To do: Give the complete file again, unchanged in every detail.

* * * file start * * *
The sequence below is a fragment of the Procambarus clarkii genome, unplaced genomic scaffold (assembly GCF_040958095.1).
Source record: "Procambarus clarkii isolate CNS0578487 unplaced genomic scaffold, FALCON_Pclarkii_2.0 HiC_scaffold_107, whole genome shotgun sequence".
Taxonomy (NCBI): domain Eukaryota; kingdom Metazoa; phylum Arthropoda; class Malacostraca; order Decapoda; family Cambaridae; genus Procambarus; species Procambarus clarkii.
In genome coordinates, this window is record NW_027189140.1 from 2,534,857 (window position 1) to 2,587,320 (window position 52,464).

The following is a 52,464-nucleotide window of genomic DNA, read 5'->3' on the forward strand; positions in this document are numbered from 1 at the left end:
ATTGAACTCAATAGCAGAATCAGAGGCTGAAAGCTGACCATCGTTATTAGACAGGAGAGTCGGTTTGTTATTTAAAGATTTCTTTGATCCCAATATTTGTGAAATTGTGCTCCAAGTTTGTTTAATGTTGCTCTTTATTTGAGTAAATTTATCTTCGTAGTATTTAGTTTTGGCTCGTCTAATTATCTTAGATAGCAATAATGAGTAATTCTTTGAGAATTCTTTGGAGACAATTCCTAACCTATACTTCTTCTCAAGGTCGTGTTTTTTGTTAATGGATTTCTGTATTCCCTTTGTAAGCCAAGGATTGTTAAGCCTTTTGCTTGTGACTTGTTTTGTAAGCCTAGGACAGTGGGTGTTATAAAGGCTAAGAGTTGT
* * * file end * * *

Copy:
The sequence below is a fragment of the Procambarus clarkii genome, unplaced genomic scaffold (assembly GCF_040958095.1).
Source record: "Procambarus clarkii isolate CNS0578487 unplaced genomic scaffold, FALCON_Pclarkii_2.0 HiC_scaffold_107, whole genome shotgun sequence".
Taxonomy (NCBI): domain Eukaryota; kingdom Metazoa; phylum Arthropoda; class Malacostraca; order Decapoda; family Cambaridae; genus Procambarus; species Procambarus clarkii.
In genome coordinates, this window is record NW_027189140.1 from 2,534,857 (window position 1) to 2,587,320 (window position 52,464).

The following is a 52,464-nucleotide window of genomic DNA, read 5'->3' on the forward strand; positions in this document are numbered from 1 at the left end:
ATTGAACTCAATAGCAGAATCAGAGGCTGAAAGCTGACCATCGTTATTAGACAGGAGAGTCGGTTTGTTATTTAAAGATTTCTTTGATCCCAATATTTGTGAAATTGTGCTCCAAGTTTGTTTAATGTTGCTCTTTATTTGAGTAAATTTATCTTCGTAGTATTTAGTTTTGGCTCGTCTAATTATCTTAGATAGCAATAATGAGTAATTCTTTGAGAATTCTTTGGAGACAATTCCTAACCTATACTTCTTCTCAAGGTCGTGTTTTTTGTTAATGGATTTCTGTATTCCCTTTGTAAGCCAAGGATTGTTAAGCCTTTTGCTTGTGACTTGTTTTGTAAGCCTAGGACAGTGGGTGTTATAAAGGCTAAGAGTTGT